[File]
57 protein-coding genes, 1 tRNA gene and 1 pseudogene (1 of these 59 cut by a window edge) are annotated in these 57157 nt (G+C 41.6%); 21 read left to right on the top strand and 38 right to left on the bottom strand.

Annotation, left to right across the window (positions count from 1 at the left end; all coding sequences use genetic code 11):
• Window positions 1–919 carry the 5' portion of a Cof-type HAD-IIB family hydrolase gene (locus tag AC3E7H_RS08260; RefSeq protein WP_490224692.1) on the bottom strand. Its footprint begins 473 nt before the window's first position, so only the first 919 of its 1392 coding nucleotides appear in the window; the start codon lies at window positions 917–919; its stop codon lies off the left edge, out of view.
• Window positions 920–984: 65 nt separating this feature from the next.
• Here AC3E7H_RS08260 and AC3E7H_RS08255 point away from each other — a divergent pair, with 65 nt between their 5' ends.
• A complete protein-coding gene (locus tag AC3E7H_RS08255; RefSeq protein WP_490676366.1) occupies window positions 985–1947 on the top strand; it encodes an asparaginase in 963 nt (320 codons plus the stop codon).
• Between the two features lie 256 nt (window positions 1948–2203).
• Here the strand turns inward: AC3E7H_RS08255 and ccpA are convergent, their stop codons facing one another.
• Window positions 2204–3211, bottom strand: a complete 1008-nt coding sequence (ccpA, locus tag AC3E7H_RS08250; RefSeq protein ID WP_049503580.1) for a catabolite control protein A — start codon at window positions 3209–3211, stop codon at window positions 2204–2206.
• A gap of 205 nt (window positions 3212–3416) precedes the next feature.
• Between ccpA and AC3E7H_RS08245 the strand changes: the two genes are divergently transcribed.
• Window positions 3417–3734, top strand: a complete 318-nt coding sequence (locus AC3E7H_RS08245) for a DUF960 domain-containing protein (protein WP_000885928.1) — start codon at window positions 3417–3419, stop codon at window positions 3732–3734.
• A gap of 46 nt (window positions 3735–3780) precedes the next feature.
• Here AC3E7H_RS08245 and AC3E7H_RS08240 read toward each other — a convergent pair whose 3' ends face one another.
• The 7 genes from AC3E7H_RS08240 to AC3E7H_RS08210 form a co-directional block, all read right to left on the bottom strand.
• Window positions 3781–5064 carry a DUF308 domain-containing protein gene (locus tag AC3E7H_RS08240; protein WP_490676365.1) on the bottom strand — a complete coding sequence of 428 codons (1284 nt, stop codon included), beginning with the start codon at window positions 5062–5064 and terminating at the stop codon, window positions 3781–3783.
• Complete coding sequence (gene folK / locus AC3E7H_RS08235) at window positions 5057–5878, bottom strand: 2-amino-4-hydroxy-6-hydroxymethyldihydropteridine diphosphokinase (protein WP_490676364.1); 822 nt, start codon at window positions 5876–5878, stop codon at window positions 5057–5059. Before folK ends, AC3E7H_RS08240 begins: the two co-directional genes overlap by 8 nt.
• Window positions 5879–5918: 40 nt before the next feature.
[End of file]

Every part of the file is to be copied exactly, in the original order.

57 protein-coding genes, 1 tRNA gene and 1 pseudogene (1 of these 59 cut by a window edge) are annotated in these 57157 nt (G+C 41.6%); 21 read left to right on the top strand and 38 right to left on the bottom strand.

Annotation, left to right across the window (positions count from 1 at the left end; all coding sequences use genetic code 11):
• Window positions 1–919 carry the 5' portion of a Cof-type HAD-IIB family hydrolase gene (locus tag AC3E7H_RS08260; RefSeq protein WP_490224692.1) on the bottom strand. Its footprint begins 473 nt before the window's first position, so only the first 919 of its 1392 coding nucleotides appear in the window; the start codon lies at window positions 917–919; its stop codon lies off the left edge, out of view.
• Window positions 920–984: 65 nt separating this feature from the next.
• Here AC3E7H_RS08260 and AC3E7H_RS08255 point away from each other — a divergent pair, with 65 nt between their 5' ends.
• A complete protein-coding gene (locus tag AC3E7H_RS08255; RefSeq protein WP_490676366.1) occupies window positions 985–1947 on the top strand; it encodes an asparaginase in 963 nt (320 codons plus the stop codon).
• Between the two features lie 256 nt (window positions 1948–2203).
• Here the strand turns inward: AC3E7H_RS08255 and ccpA are convergent, their stop codons facing one another.
• Window positions 2204–3211, bottom strand: a complete 1008-nt coding sequence (ccpA, locus tag AC3E7H_RS08250; RefSeq protein ID WP_049503580.1) for a catabolite control protein A — start codon at window positions 3209–3211, stop codon at window positions 2204–2206.
• A gap of 205 nt (window positions 3212–3416) precedes the next feature.
• Between ccpA and AC3E7H_RS08245 the strand changes: the two genes are divergently transcribed.
• Window positions 3417–3734, top strand: a complete 318-nt coding sequence (locus AC3E7H_RS08245) for a DUF960 domain-containing protein (protein WP_000885928.1) — start codon at window positions 3417–3419, stop codon at window positions 3732–3734.
• A gap of 46 nt (window positions 3735–3780) precedes the next feature.
• Here AC3E7H_RS08245 and AC3E7H_RS08240 read toward each other — a convergent pair whose 3' ends face one another.
• The 7 genes from AC3E7H_RS08240 to AC3E7H_RS08210 form a co-directional block, all read right to left on the bottom strand.
• Window positions 3781–5064 carry a DUF308 domain-containing protein gene (locus tag AC3E7H_RS08240; protein WP_490676365.1) on the bottom strand — a complete coding sequence of 428 codons (1284 nt, stop codon included), beginning with the start codon at window positions 5062–5064 and terminating at the stop codon, window positions 3781–3783.
• Complete coding sequence (gene folK / locus AC3E7H_RS08235) at window positions 5057–5878, bottom strand: 2-amino-4-hydroxy-6-hydroxymethyldihydropteridine diphosphokinase (protein WP_490676364.1); 822 nt, start codon at window positions 5876–5878, stop codon at window positions 5057–5059. Before folK ends, AC3E7H_RS08240 begins: the two co-directional genes overlap by 8 nt.
• Window positions 5879–5918: 40 nt before the next feature.